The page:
Updated: August 10, 2021 06:32 PM
Created: August 10, 2021 05:59 PM
The Frontline Worker Pay Working Group continues to zero in on which essential workers will be in line for bonus payments earned during the pandemic. On Tuesday, the focus was on health care workers who have often worked directly with COVID-19 patients for more than a year.
"I think our workers right now could use an emotional boost and just the recognition from the state," said Mary Krinkie, of the Minnesota Hospital Association. "Thank you for your work and your service. Like I said a month ago, I thought we were at the light at the end of the tunnel and now we're in surge number four. They're tired."
Krinkie was among a dozen people from the health care industry who testified at the fourth meeting of the working group, which is trying to determine how to distribute $250 million in pandemic bonus money allocated by the legislature.
They've previously heard from child care, nursing home, food service and education workers.
Several nurses testified that they've endured major stress since the pandemic started nearly 18 months ago.
"We put our lives and the lives of our families at risk. In March 2020, I began to live my life believing I was inevitably going to die from COVID," said Deb Pavlica, of Boynton Health Services.
"Due to everything shutting down and people staying home, the world was really isolating for all of us," nurse Daniel Clute told the group. "But especially so for the health care workers and those working with known COVID patients because we kind of felt like pariahs anywhere we went that we could possibly be infected and not know it."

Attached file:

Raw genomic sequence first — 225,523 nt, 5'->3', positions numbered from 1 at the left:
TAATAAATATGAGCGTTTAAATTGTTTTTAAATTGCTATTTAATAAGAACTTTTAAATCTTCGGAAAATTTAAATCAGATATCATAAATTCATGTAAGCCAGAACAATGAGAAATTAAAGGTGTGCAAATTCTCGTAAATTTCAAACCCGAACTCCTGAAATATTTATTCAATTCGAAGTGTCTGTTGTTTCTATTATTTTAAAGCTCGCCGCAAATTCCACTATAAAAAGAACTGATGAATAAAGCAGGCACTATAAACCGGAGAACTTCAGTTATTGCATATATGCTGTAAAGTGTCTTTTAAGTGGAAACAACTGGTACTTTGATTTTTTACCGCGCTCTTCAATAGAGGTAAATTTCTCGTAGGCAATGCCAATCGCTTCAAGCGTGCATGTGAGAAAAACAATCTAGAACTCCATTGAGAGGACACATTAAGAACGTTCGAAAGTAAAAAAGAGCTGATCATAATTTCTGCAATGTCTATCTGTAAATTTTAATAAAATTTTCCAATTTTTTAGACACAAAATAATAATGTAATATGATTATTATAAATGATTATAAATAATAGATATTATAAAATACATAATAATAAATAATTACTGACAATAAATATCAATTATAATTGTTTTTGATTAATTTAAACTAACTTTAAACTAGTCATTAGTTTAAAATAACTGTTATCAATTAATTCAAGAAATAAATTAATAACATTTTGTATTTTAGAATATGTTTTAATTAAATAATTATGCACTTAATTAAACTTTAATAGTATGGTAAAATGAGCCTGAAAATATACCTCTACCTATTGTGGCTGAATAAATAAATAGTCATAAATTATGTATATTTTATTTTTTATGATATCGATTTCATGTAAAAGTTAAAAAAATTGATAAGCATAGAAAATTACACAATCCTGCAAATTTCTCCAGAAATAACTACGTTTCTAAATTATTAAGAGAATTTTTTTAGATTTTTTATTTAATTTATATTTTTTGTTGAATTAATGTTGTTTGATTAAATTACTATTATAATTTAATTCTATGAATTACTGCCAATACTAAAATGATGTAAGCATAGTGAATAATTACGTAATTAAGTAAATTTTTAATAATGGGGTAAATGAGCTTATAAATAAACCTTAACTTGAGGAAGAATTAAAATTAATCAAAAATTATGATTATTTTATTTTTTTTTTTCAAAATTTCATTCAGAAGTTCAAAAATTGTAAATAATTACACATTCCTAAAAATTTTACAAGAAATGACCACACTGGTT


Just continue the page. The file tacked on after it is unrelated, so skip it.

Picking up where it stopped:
Depending on the size of the final group of workers included in the bonus pay, the $250 million could result in payments as low as $106 to a high of $361. Other states have authorized payments ranging from $250 to $2,000.
Gov. Tim Walz told reporters on Tuesday he's confident the working group will come up with a recommendation for the legislature to vote on next month. He also knows they likely won't please everyone.
"I think they'll come together," he said. "There will be groups of folks that will not be in that first group that I think will be deserving, will probably be highly disappointed and I think that will motivate us to come back."
It's unclear whether more money will be made available.
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